Monday 10 February 2014

Immortal Hazzard- Convulsion Review

Immortal Hazard, “Convulsion” (2014)

The first thing that struck me about Immortal Hazard’s 2014 release “Convulsion” is how physiological the sound is. As I listened I felt like I was jumping around, slamming in to other peoples’ bodies. “Convulsion” has an incredible presence—it feels like you’re at the show and Immoral Hazard yelling at you to move or be crushed.

The sound on this album is heavy and melodic, full of predictable transitions from a rhythmic beat to a guitar solo; or from a chugging staccato verse, to a powerful chorus. In other words, this album delivers a satisfying rock out. Track two “Reborn” most clearly and eloquently exemplifies what strikes me most about this album: Power, Build Up, and Release.

Immoral Hazard sets up excellent riffs and builds on them as the songs progress. As in, that simple, heavy beat that starts the song develops throughout in to something heavier and more pleasurable in its complexity.

The predominant feature of this album that I think sets it apart from other testosterone-filled thrashy, old school Metal albums is it’s presence. Something about this album is very intimate and in-your-face. The more I listen, the more I feel that this experience of intimacy and being-there is conditioned by the rawness Teo’s vocals. They are aggressive in their screaming but allow an almost vulnerable air in that he’s not quite screaming at us, and could be serenading listeners with genuine feelings. Just because it’s heavy, doesn’t mean it doesn’t have feelings.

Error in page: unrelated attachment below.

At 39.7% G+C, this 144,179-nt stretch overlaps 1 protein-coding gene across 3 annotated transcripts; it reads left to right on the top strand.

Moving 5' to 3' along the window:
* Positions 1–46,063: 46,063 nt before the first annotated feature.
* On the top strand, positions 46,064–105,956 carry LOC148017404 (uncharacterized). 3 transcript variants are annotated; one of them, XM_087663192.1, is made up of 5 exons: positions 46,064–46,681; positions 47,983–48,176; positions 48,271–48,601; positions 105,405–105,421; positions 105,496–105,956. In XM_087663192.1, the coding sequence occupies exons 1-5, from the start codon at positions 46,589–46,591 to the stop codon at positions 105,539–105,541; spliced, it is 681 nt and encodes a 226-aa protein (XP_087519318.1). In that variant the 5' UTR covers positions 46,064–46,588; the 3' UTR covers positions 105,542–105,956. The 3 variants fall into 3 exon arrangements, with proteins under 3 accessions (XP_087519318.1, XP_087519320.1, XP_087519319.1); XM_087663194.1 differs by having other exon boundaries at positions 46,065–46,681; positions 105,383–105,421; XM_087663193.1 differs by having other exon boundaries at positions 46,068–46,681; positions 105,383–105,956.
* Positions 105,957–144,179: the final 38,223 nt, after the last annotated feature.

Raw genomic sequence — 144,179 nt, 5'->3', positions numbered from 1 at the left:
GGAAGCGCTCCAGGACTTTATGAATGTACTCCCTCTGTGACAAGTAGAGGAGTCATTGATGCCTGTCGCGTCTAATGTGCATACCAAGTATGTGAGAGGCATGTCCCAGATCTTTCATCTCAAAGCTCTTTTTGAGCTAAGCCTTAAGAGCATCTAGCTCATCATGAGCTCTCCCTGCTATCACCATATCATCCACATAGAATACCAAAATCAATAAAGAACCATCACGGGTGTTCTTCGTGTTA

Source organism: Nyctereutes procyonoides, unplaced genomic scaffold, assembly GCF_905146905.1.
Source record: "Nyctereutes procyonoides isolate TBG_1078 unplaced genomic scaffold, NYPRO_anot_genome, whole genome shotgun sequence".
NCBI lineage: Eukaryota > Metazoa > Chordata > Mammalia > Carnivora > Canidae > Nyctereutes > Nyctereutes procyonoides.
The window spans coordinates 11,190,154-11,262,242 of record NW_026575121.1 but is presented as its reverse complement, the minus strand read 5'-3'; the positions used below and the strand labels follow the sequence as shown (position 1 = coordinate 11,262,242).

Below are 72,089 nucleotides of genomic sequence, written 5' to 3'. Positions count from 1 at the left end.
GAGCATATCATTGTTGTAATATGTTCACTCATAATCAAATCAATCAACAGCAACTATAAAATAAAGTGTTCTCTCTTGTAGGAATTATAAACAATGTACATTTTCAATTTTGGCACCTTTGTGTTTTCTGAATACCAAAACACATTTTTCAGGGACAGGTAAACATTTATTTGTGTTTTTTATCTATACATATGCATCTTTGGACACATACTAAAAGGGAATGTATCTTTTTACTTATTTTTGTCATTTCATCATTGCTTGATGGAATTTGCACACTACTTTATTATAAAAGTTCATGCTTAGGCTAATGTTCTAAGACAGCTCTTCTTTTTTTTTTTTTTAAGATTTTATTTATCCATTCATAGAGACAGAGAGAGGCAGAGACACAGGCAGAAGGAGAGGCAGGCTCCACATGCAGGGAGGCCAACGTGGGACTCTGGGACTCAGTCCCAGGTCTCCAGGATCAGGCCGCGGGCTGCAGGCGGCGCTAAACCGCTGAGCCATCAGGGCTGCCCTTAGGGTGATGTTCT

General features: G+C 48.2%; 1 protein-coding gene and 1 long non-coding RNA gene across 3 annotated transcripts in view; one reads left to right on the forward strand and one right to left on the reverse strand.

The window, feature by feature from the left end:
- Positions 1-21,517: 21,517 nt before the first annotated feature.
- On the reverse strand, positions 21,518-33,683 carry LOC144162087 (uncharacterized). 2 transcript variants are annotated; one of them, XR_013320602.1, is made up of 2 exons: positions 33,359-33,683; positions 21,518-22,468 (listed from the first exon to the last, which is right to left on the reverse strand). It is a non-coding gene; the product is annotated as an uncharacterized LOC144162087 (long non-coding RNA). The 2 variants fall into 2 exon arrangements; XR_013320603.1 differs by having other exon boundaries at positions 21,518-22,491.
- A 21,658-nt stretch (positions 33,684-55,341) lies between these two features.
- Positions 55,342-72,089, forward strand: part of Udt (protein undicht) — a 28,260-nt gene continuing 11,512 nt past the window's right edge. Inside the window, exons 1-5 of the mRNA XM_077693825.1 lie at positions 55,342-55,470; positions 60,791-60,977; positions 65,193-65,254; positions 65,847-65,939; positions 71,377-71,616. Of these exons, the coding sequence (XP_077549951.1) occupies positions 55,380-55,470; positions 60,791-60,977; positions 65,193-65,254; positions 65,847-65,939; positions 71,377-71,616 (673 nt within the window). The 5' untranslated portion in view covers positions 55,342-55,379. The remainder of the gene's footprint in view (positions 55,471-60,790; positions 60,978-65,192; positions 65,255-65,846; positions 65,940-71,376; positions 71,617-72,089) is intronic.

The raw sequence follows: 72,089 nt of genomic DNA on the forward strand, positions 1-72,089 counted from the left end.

The bass of Alex was lost in the background in my first listen to “Convulsion” but as I tuned my ear on the second and third (and forth) listens, I started to realize the balancing qualities that hold the super distorted guitars of Teo and Angelos in balance. This is a sound of finite but multiple factors reinforcing each other.

The drums of Tolis play an immeasurable role in keeping “Convulsion”’s sound in a single piece. Under screeching solos and chugging brutality, to the moments of softness and vulnerability, listeners need only look to the drums for how to feel.

On the whole each of the 10 tracks on “Convulsion” delivers an aggressive acting out of excitement and physiology. Even if you were sitting and typing through the whole album, by the time it’s over you’ll feel like you’re walking out of a mosh pit.

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